I almost said so many things at that moment. I almost asked if he wanted to take my place in the shower when I broke down weeping after the realization of our first miscarriage. I almost asked if he wanted to take my place in the doctor’s office, where I broke down sobbing after hearing confirmation of the death. I almost asked if he wanted to take my place after I received a phone call about the second miscarriage, when I broke down in my car. I almost asked if he wanted to take my place in all those moments where I felt grief, sadness, guilt, and so many other emotions. In the end, I didn’t give much of a response, and he didn’t press any further. Once again, it was a great talking session for someone else, but not for me.
The entire experience has made me realize that in order to properly “weep with those who weep,” you need to give the other person a chance to weep. Even if you don’t say “I know how you feel”, don’t act as if you already have a good idea how they do. Let them express themselves. Let them share their grief. You’ll be able to share your own experiences properly, and you’ll make them feel much more appreciated.
Plus, sometimes in moments of grief, the best thing you can do for a person is just be quiet and listen.
When Worldview Meets Reality
There are a lot of slang terms thrown around the internet these days, among them being phrases like virtue signaling or purity spiraling. Though each have their independent nuances, both basically mock those who say one thing, when really their open opinion doesn’t matter. The idea is that someone might have a belief, but in the long run
If there is one experiential lesson that the miscarriages have taught me, it’s that many Christians in western society are not consistent with their own worldview. Most orthodox Christians would probably affirm, when it comes to abortion, that they’re pro-life. They would admonish pro-abortion people who minimize the murder of offspring as a medical experience isolated to the woman alone. They would agree that it’s a human life taken away, and that such slogans as “my body, my choice” are vacuous and deceitful.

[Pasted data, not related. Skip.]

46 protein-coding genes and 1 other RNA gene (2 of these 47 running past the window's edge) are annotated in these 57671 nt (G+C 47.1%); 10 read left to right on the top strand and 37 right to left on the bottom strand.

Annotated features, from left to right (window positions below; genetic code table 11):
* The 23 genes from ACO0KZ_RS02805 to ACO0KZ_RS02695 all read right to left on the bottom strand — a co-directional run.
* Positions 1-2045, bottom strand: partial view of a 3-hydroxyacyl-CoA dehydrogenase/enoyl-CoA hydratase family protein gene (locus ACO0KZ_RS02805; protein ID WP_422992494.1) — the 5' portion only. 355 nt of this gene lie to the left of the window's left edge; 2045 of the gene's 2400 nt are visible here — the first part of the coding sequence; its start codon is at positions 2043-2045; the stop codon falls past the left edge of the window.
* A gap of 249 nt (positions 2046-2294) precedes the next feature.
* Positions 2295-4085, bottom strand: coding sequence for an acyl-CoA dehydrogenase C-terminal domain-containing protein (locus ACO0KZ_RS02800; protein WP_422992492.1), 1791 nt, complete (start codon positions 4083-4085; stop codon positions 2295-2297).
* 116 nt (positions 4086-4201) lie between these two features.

What does it mean, however, when something related to this topic occurs? For example, many people agree that abortion is murder… but when you ask if it should then be judiciously treated as a murder, you can practically hear the gears grinding as they start to backtrack, and suddenly the sin of murdering your offspring isn’t as bad as they were formerly making it out to be. It’s one thing to espouse a position, but another thing to follow it through to its logical conclusion. Sometimes people don’t think about the consequences, while others rarely think about what it means in application. Through the suffering of our miscarriages, and indeed the pregnancies of our children in general, I noticed that it was the same for some Christians.
Mostly this came from my experiences as a father. Those who would probably decry the slogan “my body, my choice,” would suddenly act as if the loss of a baby in the womb was an experience isolated to the mother. Those who would oppose any attack on the traditional, historical family structure suddenly seemed to forget that, in child-bearing and child-rearing, God designed two parents to be involved.
One of the clearest moments of this for me was when I went to my church for the first Sunday immediately after our miscarriage. A woman came up to me and said, “Give my condolences to your wife.” I looked her in the eye a moment, then said, “I’ll take them, too.” She didn’t know what to say, and I didn’t press the issue. However, the experience left me realizing that for a lot of Christians, while they may protest abortion, as far as it concerns children in the womb, they do indeed think like the pro-abortion crowd. My emotions and my role as father had suddenly been minimized simply because I wasn’t the pregnant one. It had just been presumed that only one parent was really experiencing any grief. People would ask how my wife was feeling, but would never once ask me how I felt. Please don’t misunderstand me – I’m not saying my wife didn’t deserve compassion or sympathy… but let’s not forget that there are fathers experiencing grief when a child is lost as well. Few at my church are aware of what I wrote in the first section of this blog post because few have bothered to ask or inquire about it.
I hate to pen these words, but I probably received more sympathy from my unbelieving, secular co-workers than I did fellow members of my local church.
Do I question anyone’s salvation or accuse them of not loving me? Of course not. Howeve,r many modern Christians seem to have a presupposition of traditional family values, but an application of modern liberalism.
As I wrote before, my hope was that this post would be edifying or helpful to some.
I have little else to say on the topic, other than God is good, and all of His flock who suffer, for whatever reason, still have that final hope that those whose sins are covered by the blood of the Lamb will find this reality in the age to come:
He will wipe away every tear from their eyes, and death shall be no more, neither shall there be mourning, nor crying, nor pain anymore, for the former things have passed away.Revelation 21:4